When I went home to Austin last summer, my parents were still trying to convince me—a fairly new vegetarian—to eat meat. "Are you sure you're getting enough protein?" my mom would hint. On the occasion of one meatless dinner, my dad stormed out of the kitchen, muttering under his breath about special treatment. The way he saw it, brown rice and veggies didn't make a meal.
The next time I saw them, at Thanksgiving, they had become vegans.
My dad is an electrical engineer, and my mom has her PhD in botany. They pride themselves on their scientific worldview. Still, when it comes to nutrition, all bets are off. It would be unfair to call my parents fad dieters—they're not going to order the "cookie diet" from SkyMall—but they can't resist a good nutrition book. One year, it was The South Beach Diet: My dad stopped drinking orange juice, and my mom lingered in the grocery aisle, comparing the sugar grams in whole-grain cereals. During a summer of reverence to animal products, it was Why We Get Fat: My dad made omelets for lunch and my mom splashed half-and-half into her coffee with reckless abandon. In the fall, it was The China Study: Soymilk shoved the 1-percent to the back of the refrigerator.
My parents aren't really at fault. Nutrition sometimes seems to be the final frontier of science—odd, given that it's a topic so close to our hearts (and arteries). Whatever you think is good for you, some study will back you up. On the flip side, try Googling any food + "causes cancer": More than likely, someone out there says it does. With each MD and PhD claiming something different, it seems fair to throw up your hands and conclude that the "experts" don't have any expertise at all.
My brother, our family's only remaining carnivore, says that my parents' veganism is a result of propaganda: After watching Forks Over Knives, a documentary about choosing a plant-based diet, my parents needed little other evidence to make the switch. I won't claim to be immune. Jonathan Safran Foer's Eating Animals singlehandedly turned me from a dispassionate meat-consumer-out-of-convenience to a self-identifying vegetarian.
It's been more than a year, but I still sometimes think of myself as a bad vegetarian. I take too much comfort in the idea that, by not eating meat, I'm doing my part for the planet. I rarely bring up my vegetarianism, and if someone asks, I tend to shrug and mumble, "I never ate that much meat anyway, so, I mean, you know." Clearly, I'm not going to convert anyone soon.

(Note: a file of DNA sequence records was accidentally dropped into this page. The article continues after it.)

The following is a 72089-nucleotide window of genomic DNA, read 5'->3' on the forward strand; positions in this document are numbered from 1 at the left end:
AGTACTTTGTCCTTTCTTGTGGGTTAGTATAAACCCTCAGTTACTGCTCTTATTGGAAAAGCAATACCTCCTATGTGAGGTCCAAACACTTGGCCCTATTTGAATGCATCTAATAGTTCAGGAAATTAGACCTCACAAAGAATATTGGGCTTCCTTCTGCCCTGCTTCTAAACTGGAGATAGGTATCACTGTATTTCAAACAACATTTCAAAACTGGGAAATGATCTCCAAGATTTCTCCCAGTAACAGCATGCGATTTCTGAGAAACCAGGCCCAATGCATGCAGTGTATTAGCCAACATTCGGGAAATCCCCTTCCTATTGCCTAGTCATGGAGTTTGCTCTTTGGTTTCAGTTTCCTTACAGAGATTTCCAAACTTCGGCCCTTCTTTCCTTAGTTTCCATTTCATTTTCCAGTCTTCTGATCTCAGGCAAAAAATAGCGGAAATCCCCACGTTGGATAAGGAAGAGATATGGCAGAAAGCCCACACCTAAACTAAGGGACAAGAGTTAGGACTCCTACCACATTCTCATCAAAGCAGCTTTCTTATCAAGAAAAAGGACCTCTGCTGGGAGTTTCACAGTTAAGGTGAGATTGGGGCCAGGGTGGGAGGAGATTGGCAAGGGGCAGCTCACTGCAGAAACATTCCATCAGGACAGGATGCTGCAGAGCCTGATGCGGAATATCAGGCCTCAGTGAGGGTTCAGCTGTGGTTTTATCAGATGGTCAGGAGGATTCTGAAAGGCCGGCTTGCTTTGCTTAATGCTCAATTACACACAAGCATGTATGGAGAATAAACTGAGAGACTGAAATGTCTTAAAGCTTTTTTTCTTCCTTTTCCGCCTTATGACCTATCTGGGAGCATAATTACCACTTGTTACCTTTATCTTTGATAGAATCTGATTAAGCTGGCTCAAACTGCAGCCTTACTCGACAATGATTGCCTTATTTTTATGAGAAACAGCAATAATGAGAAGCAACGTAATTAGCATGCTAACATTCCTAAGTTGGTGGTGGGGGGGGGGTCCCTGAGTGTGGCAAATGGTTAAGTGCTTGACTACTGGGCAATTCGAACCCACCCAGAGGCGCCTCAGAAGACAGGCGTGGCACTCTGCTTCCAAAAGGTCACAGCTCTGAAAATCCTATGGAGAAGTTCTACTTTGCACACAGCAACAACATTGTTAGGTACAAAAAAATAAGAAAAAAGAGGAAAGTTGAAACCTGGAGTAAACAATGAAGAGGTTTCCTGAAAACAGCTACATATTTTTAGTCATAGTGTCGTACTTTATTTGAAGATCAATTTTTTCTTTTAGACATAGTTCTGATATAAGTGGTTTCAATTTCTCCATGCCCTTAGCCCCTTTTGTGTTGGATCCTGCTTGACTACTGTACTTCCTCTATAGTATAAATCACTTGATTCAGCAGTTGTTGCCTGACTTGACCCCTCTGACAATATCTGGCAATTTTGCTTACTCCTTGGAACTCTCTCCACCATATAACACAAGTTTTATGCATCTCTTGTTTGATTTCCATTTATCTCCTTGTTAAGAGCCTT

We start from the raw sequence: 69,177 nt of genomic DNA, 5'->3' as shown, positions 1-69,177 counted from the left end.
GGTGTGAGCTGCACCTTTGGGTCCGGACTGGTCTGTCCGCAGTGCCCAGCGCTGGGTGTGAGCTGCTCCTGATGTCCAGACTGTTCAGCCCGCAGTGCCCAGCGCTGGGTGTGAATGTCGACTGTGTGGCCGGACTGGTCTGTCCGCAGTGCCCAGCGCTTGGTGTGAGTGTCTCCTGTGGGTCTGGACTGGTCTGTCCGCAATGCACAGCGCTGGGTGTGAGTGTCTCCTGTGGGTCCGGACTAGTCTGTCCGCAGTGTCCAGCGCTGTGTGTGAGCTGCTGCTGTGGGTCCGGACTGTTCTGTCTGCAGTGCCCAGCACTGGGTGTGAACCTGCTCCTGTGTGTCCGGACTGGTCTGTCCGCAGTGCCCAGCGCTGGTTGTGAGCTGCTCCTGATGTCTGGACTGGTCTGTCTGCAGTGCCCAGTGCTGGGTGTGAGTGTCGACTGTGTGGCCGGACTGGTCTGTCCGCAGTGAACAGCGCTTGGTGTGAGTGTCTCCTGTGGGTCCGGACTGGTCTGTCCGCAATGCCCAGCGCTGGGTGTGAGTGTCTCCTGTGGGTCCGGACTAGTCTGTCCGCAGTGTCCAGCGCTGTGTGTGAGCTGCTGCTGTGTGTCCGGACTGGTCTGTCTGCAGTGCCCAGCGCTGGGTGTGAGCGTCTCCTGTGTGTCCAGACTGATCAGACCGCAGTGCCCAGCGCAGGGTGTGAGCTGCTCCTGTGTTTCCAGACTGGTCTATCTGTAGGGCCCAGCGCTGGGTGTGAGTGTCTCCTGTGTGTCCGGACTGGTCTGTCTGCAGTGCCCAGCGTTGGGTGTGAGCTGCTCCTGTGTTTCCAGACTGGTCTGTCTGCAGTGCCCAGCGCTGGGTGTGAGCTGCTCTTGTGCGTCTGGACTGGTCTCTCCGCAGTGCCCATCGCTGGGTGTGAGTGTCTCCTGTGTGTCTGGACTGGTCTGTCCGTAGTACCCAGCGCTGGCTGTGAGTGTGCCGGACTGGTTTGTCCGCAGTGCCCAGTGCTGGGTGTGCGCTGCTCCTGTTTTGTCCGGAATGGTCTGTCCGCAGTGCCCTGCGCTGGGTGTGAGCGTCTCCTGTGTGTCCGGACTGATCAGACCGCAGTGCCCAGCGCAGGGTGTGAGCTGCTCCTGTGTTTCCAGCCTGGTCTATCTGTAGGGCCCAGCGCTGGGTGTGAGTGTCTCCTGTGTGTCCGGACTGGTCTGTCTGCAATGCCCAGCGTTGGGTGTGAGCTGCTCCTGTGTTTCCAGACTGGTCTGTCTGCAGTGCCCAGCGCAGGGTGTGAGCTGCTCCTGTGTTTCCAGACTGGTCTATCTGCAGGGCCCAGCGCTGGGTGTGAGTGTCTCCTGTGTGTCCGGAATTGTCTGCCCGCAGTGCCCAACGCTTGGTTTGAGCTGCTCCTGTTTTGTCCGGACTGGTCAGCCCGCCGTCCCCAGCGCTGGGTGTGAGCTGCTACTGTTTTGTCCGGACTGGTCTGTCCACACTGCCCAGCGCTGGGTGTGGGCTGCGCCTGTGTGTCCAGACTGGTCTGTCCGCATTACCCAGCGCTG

In my home state of Texas, where barbecue is an object of worship, it's sometimes easier to go hungry than to face even good-natured ridicule about my vegetarianism. But even at Stanford, where opinionated debate is respected, I'm scared of becoming "that crazy animal rights girl." Because I'm not that person. If the goal is change, proselytizing strict veganism seems the wrong way to go about it.
"Since I ate vegetarian in honor of your birthday, will you eat meat in honor of mine?" my friend Trevor jokingly asked me. The idea wasn't appealing, but I realized that I don't have a fundamental objection to eating meat occasionally. We're used to "vegetarian" and "vegan" being labels: Either you are one, or you aren't. But this seems to discourage people from embracing a plant-based diet—they think it's all or nothing. Really, it makes more sense to treat these labels as part of a spectrum. My parents hardly fit the vegan stereotype—they don't wear hemp, and they won't get close to anything called "textured vegetable protein." My mom calls herself a vegan, but not a "religious" one, and surrenders to her love for yogurt once in a while. My dad, once our family's steak guru, is now perfecting his chana masala, although he lives in fear of being associated with what he calls the "militant vegans" of PETA.
At my family's first vegan Thanksgiving, there was turkey on the table. My dad passed on the meat, but my mom ate a couple slices. We might joke about whether she qualifies as a "real vegan," but ultimately, it comes down to eating what you feel good about. And while I try not to talk about factory farming at the dinner table, I can still stand up for my food choices. My new goal? To spark an intelligent dialogue between meat-eaters, non-meat-eaters and everyone in between.
If you insist that broccoli causes cancer, though—that's where I'm drawing the line.
Helen Anderson, '14, is a Stanford intern.